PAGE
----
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Joseph Kaminski

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June 29, 2017

America’s Recession Problem: 1945 – 2016

It’s hard to ignore the statistical data when it comes to our economic recessions. Since the end of the Second World War, America has managed to find itself in an economic downfall – whether it be slight or large – about every five to ten years. Recession literally is part of the American way of life, and here’s a list of each economic “catastrophe” we have faced since 1945.

As World War II came to an end, the government dropped spending severely. As war ended, there was no need to support a massive military and the creation of tanks and weaponry. This decline in federal spending led to an enormous drop in gross domestic product (GDP), creating the first economic recession after World War II. This can be seen as somewhat ironic — as the Second World War was used as the ointment to the bandage when it comes to fixing the Great Depression.

Demobilization was perhaps the worst possible thing for American economic expansion. A shift from wartime to peacetime interaction brought an unusual amount of stress to the economy back on the home front. The post-war years led to a bubble within the American economy, with the height seen during the 1950s. But in 1945, with around -12.7% in GDP declination, the future looked strange in terms of numbers.

We couldn’t even hit the 1950s without another economic downturn, however brief it may be, with the 1948 decline in the economy. With apocalypse on the mind with impending hatred between the United States of America and the Soviet Union, forecasters expected a major fall — projecting a much lower drop than what actually occurred.

People saved up, waiting for a “Second Great Depression” that the experts prophesied. In a society that had just gotten out of the worst economic depression in history, any recession that could have had the possibility of bringing them back to the Poor Man’s doorstep seemed dangerous. However, at only a -1.7% drop in GDP, it seemed pale in comparison than what was witnessed immediately after the war.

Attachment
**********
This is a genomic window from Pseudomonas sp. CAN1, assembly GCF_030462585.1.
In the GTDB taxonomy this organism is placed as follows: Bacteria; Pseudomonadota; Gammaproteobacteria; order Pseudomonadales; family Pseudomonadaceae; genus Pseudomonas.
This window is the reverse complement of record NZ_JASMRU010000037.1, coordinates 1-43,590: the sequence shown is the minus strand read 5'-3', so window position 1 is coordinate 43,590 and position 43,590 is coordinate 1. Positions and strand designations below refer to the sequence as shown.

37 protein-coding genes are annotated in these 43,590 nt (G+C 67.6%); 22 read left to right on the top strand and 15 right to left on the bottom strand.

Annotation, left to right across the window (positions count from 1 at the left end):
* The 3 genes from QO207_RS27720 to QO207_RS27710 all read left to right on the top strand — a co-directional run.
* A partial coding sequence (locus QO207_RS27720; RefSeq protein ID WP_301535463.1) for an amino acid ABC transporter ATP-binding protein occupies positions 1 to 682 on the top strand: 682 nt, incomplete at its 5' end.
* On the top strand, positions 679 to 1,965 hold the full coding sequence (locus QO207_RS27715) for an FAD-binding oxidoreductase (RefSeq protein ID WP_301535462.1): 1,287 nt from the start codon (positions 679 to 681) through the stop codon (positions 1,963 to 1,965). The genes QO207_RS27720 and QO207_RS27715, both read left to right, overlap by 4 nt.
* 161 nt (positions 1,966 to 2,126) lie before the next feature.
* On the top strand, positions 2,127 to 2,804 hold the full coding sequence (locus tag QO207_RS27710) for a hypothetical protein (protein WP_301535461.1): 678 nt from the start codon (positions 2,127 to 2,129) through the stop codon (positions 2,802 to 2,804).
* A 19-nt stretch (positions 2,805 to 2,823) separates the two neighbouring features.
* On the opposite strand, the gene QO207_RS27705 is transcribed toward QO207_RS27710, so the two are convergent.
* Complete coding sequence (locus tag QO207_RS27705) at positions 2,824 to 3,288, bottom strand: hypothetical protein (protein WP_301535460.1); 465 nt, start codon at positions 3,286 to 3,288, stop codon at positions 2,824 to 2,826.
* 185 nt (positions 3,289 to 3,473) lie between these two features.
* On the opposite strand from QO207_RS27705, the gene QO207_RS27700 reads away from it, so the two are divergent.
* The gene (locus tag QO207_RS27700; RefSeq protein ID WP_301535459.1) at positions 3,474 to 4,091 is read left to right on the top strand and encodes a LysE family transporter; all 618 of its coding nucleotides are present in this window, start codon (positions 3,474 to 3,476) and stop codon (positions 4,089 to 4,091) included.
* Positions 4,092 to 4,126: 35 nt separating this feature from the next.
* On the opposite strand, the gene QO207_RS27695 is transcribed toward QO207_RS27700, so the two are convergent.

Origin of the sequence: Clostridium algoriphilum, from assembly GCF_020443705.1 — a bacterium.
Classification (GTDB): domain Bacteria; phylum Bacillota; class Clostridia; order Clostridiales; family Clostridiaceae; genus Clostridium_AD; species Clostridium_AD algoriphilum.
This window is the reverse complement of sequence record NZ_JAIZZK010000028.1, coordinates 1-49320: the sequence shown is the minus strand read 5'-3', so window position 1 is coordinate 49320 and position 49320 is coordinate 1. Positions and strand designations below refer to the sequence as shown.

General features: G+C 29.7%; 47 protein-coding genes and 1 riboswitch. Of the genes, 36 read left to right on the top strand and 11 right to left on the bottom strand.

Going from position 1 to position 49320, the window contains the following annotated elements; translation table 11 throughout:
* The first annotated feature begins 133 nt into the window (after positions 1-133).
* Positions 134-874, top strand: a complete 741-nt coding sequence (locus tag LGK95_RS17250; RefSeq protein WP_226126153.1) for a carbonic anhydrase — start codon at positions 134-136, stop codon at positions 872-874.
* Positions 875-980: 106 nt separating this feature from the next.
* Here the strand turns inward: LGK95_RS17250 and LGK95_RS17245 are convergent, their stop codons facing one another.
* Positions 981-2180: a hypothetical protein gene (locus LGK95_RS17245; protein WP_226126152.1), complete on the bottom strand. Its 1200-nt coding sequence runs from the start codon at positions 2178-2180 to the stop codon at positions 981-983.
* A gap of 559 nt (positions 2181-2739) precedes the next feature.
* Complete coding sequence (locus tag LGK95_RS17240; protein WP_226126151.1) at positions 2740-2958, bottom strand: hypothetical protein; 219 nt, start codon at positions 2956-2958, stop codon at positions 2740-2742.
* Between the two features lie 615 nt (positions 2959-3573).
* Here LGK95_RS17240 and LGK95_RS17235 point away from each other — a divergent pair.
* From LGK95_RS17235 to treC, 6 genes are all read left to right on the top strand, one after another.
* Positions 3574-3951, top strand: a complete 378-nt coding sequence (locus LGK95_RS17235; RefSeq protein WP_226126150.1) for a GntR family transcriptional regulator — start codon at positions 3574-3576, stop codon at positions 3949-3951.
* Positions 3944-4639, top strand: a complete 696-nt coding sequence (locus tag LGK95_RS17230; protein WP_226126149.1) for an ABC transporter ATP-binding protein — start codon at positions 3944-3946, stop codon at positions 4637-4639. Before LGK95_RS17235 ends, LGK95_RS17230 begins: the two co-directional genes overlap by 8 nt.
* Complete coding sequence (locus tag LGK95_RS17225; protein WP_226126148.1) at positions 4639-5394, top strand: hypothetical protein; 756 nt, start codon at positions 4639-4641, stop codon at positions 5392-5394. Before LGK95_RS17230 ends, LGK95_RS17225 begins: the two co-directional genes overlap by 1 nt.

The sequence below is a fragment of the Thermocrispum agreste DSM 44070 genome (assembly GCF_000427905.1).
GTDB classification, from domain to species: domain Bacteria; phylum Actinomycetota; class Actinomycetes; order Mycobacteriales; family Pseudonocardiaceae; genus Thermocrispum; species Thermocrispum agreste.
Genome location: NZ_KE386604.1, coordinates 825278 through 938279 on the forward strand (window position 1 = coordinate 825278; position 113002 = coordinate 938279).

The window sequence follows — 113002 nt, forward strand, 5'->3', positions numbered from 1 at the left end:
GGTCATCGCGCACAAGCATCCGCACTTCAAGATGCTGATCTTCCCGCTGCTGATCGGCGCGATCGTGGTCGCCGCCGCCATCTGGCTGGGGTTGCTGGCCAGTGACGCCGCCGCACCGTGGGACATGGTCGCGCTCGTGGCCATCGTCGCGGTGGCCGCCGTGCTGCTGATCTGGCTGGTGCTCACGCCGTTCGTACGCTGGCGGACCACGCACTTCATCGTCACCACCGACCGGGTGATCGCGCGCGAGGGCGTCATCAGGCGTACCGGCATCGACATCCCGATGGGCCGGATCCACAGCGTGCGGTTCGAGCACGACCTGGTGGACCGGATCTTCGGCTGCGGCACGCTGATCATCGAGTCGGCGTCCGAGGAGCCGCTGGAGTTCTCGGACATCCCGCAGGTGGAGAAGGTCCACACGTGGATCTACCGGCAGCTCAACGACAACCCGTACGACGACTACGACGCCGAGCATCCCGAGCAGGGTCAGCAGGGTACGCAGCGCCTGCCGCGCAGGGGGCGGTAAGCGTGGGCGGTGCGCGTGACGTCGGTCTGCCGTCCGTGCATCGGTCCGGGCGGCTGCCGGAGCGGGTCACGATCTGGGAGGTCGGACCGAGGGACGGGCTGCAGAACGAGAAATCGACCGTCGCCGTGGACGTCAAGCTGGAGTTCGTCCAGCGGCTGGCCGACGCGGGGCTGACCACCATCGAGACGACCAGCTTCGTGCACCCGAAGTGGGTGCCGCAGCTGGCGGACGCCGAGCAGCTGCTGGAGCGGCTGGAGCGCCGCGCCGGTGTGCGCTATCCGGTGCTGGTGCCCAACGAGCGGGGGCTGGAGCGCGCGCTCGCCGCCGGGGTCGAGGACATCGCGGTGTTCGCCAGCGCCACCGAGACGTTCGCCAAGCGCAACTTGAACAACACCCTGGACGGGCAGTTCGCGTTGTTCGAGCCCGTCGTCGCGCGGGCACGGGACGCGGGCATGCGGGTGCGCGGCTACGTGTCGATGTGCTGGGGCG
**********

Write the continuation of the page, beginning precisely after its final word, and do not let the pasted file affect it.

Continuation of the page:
Just as what occurred after World War II, the end of the Korean War led to a bit of a dip in the economy as well. Once the “era of prosperity” was brought into the limelight, the end of the Korean War brought a -2.6% inflationary period within the American economic foundations.

In 1951, the Federal Reserve separated itself from the US Treasury, reassuring independence and changing monetary policies within the year. In 1952, in fear of an economic bubble, the Federal Reserve set more restrictive characteristics within the monetary system. From July of 1952 to May of 1954, the government worked incredibly hard to stop the economy from tanking.

Monetary policies were once again tightened afterwards, and after a couple of years the government changed and the policies were eased back. This instant change in economic policy led to a budget balance that created a budget surplus of 0.8% GDP in 1957 to a budget deficit of 0.6% GDP in 1958 to an increase of 2.6% in 1959. The Recession of 1958 was just a period of sinkage between two years of relative growth.

To get out of the slight recession that had just occurred, the Federal Reserve raised interest rates in 1959. The government switched from a deficit to surplus within the year, emerging from a short recession to see the light of day in the second-longest growth in NBER history. The DOW reached its lowest point on February 20th, 1961, about a month after Kennedy was inaugurated. This happens to be common with the stock market — it fluctuates after election seasons.

But America couldn’t go a decade without economic recession. By 1969, recession was part of daily life. At the end of the expansion seen after the low points mentioned previously, inflation rises exponentially. Deficits injured the American aspects of economic ingenuity, creating a mild recession that was meant to initially close the fiscal tightening of the Vietnam War.